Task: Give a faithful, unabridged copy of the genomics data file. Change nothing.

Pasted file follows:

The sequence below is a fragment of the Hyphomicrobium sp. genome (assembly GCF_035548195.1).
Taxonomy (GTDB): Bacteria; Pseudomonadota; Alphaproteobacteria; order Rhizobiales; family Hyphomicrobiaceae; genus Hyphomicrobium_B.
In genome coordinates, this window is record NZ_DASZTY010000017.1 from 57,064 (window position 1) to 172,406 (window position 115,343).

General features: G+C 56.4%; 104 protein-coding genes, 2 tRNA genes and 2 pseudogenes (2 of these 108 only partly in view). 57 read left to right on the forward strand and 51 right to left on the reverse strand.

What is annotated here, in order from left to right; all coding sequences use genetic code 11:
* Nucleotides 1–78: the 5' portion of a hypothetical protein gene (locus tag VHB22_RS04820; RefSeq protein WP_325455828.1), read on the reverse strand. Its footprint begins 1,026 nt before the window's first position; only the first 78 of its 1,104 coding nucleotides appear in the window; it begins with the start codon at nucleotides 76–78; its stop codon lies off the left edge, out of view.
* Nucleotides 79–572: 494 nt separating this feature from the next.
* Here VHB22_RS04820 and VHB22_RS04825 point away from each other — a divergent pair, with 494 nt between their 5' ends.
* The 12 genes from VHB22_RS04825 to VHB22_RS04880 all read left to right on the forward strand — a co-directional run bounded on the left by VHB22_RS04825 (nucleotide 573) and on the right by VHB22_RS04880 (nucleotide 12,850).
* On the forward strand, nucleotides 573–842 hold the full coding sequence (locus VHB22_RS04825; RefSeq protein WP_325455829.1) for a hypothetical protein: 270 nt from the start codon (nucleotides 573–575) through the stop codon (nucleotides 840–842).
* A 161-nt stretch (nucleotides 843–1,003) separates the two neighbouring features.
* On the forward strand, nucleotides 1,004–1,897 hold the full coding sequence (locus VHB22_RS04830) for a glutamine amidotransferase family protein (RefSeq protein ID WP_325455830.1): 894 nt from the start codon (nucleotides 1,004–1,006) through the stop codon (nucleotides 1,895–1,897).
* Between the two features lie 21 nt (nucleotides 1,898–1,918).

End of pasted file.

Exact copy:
The sequence below is a fragment of the Hyphomicrobium sp. genome (assembly GCF_035548195.1).
Taxonomy (GTDB): Bacteria; Pseudomonadota; Alphaproteobacteria; order Rhizobiales; family Hyphomicrobiaceae; genus Hyphomicrobium_B.
In genome coordinates, this window is record NZ_DASZTY010000017.1 from 57,064 (window position 1) to 172,406 (window position 115,343).

General features: G+C 56.4%; 104 protein-coding genes, 2 tRNA genes and 2 pseudogenes (2 of these 108 only partly in view). 57 read left to right on the forward strand and 51 right to left on the reverse strand.

What is annotated here, in order from left to right; all coding sequences use genetic code 11:
* Nucleotides 1–78: the 5' portion of a hypothetical protein gene (locus tag VHB22_RS04820; RefSeq protein WP_325455828.1), read on the reverse strand. Its footprint begins 1,026 nt before the window's first position; only the first 78 of its 1,104 coding nucleotides appear in the window; it begins with the start codon at nucleotides 76–78; its stop codon lies off the left edge, out of view.
* Nucleotides 79–572: 494 nt separating this feature from the next.
* Here VHB22_RS04820 and VHB22_RS04825 point away from each other — a divergent pair, with 494 nt between their 5' ends.
* The 12 genes from VHB22_RS04825 to VHB22_RS04880 all read left to right on the forward strand — a co-directional run bounded on the left by VHB22_RS04825 (nucleotide 573) and on the right by VHB22_RS04880 (nucleotide 12,850).
* On the forward strand, nucleotides 573–842 hold the full coding sequence (locus VHB22_RS04825; RefSeq protein WP_325455829.1) for a hypothetical protein: 270 nt from the start codon (nucleotides 573–575) through the stop codon (nucleotides 840–842).
* A 161-nt stretch (nucleotides 843–1,003) separates the two neighbouring features.
* On the forward strand, nucleotides 1,004–1,897 hold the full coding sequence (locus VHB22_RS04830) for a glutamine amidotransferase family protein (RefSeq protein ID WP_325455830.1): 894 nt from the start codon (nucleotides 1,004–1,006) through the stop codon (nucleotides 1,895–1,897).
* Between the two features lie 21 nt (nucleotides 1,898–1,918).